Have you asked your employer if they have a standard wall outlet you can use? My last employer wasn't interested in a L2 charger but they were perfectly fine with me using of of the exterior outlets when necessary. It would only net you 3-4 miles per hour. But after 8 hours of work that would be enough to give you 25-30 miles of extra buffer.
Yes, I was plugging into a normal wall outlet at first. Then they came out with a policy saying that even plugging into a wall outlet was not allowed. Maybe by the end of the year, we will have a pay per charge system in place....
I see that now, true you're willing to pay however while you want to pay a competitive price for electricity, I'd suggest you'd also need to contribute to the cost of installation of the charging hardware and ongoing maintenance. While the home charging stations are relatively inexpensive putting something out meant for public consumption must be far more durable and resistant to vandalism. A better model might be have a third party come in and handle this and work out a contract directly with those in need. Also I resent the charging stations are always the most preferable locations in the parking lots and I think if I as a non electric car user need a spot to park and the lot is full I should be allowed to park in the charging spot. IMO Hybrid vehicles are a preferable solution, owners of EV's that allow their vehicles to run out of fuel on highways and cause backups should be subject to significant fines.
As long as gas cars are fined when they run out of gas? No problem! Although with all EVs they go into turtle mode. They warn you and slowly reduce propulsion for about 10 miles so there is ample time to exit a highway. For charging as an EV owner, I want the station as far away from the place I am parking as possible. Incredibly thoughtless people intentionally park in these spaces because they 'resent' the preferential treatment. But the reason they are closer to the store is because it is cheaper for installation than running power out to the far end of the lot. I have only used public charging twice since getting a Bolt. And only at fast charge CCS stations for about 45 minutes. I start each day with 270 miles of range since my apartment complex has 4 EV stations. Long range EVs and 30+ mile plug-in hybrids will kill off any need for the sub-hundred mile EV.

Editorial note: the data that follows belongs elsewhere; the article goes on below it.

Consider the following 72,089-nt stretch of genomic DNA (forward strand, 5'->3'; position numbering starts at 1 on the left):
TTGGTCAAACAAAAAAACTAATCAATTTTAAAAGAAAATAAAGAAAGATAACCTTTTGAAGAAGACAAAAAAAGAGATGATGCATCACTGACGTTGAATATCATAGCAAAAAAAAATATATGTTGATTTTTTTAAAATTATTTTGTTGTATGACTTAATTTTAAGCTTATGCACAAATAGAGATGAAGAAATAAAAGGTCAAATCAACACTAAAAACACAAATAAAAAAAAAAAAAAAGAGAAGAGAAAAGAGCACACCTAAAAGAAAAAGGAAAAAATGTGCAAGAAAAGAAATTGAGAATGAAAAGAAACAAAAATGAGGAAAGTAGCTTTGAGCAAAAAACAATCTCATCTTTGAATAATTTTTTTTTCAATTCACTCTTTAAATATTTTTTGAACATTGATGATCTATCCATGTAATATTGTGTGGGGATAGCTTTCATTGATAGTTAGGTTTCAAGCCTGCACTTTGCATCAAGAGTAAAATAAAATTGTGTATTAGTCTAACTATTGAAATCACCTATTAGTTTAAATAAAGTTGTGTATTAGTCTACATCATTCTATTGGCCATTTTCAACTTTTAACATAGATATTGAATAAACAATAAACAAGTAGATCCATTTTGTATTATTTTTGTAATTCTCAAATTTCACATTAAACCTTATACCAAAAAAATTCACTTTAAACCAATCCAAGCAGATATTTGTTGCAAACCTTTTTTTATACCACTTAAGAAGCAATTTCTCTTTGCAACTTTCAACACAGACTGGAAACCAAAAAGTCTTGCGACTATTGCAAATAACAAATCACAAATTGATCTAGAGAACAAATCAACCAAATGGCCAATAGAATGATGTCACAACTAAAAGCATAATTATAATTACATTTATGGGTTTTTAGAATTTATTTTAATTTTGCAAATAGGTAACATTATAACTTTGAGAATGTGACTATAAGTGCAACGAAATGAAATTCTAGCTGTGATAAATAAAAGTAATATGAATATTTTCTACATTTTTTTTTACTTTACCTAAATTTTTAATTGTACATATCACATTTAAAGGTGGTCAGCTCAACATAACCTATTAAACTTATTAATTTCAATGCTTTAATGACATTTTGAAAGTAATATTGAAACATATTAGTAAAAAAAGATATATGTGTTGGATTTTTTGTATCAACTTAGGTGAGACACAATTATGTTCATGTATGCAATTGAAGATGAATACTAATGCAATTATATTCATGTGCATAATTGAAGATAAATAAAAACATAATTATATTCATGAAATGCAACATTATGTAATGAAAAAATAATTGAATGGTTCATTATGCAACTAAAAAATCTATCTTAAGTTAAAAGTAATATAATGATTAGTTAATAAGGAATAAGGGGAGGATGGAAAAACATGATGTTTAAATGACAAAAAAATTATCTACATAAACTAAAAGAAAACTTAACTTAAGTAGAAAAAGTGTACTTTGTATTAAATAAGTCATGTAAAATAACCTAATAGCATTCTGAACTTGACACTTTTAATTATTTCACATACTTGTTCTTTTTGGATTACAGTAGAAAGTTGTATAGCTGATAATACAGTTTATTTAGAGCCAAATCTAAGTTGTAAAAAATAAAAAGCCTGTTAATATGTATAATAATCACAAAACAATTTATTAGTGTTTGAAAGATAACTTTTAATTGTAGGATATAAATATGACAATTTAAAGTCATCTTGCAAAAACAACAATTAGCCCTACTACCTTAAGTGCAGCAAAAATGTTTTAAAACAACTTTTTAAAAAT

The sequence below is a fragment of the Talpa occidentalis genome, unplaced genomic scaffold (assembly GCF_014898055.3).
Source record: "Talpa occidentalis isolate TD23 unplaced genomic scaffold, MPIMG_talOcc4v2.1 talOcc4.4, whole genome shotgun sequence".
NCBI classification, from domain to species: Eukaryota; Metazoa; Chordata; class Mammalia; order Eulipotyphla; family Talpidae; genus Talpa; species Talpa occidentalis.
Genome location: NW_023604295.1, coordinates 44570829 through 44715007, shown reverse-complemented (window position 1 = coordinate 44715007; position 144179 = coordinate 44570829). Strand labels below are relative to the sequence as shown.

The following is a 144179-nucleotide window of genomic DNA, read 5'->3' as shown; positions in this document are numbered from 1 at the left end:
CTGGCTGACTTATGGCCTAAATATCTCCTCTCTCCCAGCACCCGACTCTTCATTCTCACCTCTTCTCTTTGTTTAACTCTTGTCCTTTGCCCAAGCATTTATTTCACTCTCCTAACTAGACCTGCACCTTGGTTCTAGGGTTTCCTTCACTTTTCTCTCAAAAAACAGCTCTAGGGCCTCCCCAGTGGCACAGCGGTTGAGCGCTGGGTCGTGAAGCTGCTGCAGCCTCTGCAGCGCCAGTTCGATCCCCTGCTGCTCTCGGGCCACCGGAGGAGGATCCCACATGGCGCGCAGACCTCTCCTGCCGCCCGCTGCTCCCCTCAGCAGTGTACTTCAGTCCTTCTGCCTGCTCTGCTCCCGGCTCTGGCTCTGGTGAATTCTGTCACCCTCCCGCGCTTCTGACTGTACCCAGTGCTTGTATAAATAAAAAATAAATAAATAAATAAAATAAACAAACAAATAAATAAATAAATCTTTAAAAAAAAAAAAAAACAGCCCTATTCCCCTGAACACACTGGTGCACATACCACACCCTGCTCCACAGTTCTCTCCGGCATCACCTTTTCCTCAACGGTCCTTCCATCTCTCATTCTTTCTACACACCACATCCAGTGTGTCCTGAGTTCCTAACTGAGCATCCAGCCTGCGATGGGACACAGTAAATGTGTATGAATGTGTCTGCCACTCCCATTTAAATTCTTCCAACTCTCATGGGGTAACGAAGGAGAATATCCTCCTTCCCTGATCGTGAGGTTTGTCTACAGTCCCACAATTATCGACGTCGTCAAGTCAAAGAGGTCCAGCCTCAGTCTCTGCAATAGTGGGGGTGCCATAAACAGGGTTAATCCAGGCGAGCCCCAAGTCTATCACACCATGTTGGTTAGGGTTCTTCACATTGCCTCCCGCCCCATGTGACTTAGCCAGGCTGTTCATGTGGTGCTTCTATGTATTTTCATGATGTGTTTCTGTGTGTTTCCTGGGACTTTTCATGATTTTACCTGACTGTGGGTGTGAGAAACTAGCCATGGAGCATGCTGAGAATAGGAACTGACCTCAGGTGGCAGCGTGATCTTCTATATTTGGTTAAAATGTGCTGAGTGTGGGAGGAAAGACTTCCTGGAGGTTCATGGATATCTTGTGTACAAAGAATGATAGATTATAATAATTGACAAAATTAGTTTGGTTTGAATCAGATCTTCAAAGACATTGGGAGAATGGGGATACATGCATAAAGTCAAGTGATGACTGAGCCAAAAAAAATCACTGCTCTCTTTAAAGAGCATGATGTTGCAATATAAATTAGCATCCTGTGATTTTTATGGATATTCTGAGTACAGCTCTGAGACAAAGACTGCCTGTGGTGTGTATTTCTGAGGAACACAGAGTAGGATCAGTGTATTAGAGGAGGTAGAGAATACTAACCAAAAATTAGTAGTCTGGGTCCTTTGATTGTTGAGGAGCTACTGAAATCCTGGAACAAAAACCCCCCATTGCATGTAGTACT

Yes of course, absolutely.
I drove a Spark EV for 2 years. Fun little car! I lease a Bolt now so I don't plan on ever worrying about range. But at the time I had the Spark, my commute was about 10 miles each way. All city miles so range was never an issue and I usually had 90+ miles of range every day. I would not have felt as comfortable if my commute were 30+ miles so I understand your concern. "74 mile official range is too close for comfort for a 32 mile commute each way." Just a minor point, the official EPA range is 82 miles. Unless you are referring specifically to highway range? I believe that is in the low 70s.